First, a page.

With three defeats in three matches and a strange inability to score tries recently, the Hurricanes need to re-discover their attacking mojo.
Fortunately for them, they have first-five Beauden Barrett, World Rugby's player of the year in 2017, returning from his concussion and they are playing the Blues, who last beat a New Zealand team in 2016.
The Blues are also conceding 3.7 tries per match this season, a damning statistic which suggests Barrett and company will get plenty of opportunities to cross the tryline and run themselves into form before a potentially far tougher test in their final round-robin match of the season against the Chiefs in Hamilton.
At the moment they are threaten to limp, rather than charge, into the playoffs and that has to change quickly.
The Blues would seem to present an ideal opposition, then. The Hurricanes are overwhelming favourites to break their drought and a happy byproduct would be a reassuring attacking performance from No10 Barrett, who missed last weekend's defeat to the Brumbies in Canberra but who was too easily contained in his team's previous defeats to the Crusaders and Highlanders, both away.
The Hurricanes' pack needs to take responsibility for their poor nights in Christchurch, Dunedin and Canberra, but Barrett, who was good for the All Blacks in their first test victory over France at Eden Park, and played only 12 minutes of the second test at Westpac Stadium before his notorious mid-air collision with Benjamin Fall, has to take charge of a reshuffled backline against the Blues because Chris Boyd's men are creaking a little.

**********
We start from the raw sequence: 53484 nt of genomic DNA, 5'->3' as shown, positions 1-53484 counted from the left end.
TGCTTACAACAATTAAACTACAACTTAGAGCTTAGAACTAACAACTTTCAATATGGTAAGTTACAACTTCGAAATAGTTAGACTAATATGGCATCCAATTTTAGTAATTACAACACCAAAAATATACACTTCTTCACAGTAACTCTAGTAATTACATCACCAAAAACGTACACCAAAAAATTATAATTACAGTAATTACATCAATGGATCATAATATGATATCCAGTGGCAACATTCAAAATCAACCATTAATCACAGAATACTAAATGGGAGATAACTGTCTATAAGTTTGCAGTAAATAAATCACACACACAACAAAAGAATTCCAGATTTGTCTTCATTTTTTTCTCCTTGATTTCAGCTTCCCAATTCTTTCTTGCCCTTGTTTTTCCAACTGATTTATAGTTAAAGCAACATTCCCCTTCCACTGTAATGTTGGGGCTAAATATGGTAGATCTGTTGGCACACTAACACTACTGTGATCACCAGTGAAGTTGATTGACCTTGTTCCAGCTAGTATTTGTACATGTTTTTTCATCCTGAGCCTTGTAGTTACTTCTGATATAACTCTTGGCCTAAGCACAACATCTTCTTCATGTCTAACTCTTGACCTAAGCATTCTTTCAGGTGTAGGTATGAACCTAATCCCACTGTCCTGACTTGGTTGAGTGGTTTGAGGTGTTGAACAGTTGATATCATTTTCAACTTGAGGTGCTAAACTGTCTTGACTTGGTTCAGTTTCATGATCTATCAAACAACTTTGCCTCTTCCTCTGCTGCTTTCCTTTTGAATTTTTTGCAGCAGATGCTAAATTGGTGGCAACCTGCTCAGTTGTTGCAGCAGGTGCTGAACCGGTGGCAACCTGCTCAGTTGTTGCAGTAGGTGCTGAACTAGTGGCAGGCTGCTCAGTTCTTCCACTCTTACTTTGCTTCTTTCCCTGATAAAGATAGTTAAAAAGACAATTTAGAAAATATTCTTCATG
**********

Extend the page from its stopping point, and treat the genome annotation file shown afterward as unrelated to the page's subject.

The dropping of wing Ben Lam, the competition's highest try scorer this season with 14 in 14 matches, is a sign that something isn't right with the Hurricanes' attack and, for them to flourish against the Blues, Barrett has to get the ball in his hands and ask questions of the visiting defence.
Against the Crusaders, Barrett managed only 40m with the ball. A week later in perfect conditions under the roof in Dunedin he got to 54m.
But for all that, and the need for the Hurricanes to find a little magic, Barrett doesn't have to search for top hats and rabbits, he just needs to play to his strengths and find his rhythm, but sooner rather than later.
With little brother Jordie at fullback, Nehe Milner-Skudder on the right wing, Julian Savea back on his preferred left side and Ngani Laumape and Wes Goosen in the midfield, the Hurricanes have the personnel to cut most defences to shreds. They just have to be directed in the right areas.
"All I can focus on is playing well for this team," Barrett said this week. "Us leaders have to do that, we have to perform well out on the field and if we can do that everyone else will follow."
The equation for the Hurricanes is simple. Beat the Blues, well out of the playoffs mix, and the ominous looking Chiefs, currently fifth, and they will secure a quarter-final at Westpac Stadium. A failure to do that and their destiny is in the hands of others.
"It's not easy watching," said Barrett of last weekend's bumbling effort against the Brumbies. "I become an armchair critic like the rest of us. The boys will be hurting but it's good to be back home and we're excited about this week."
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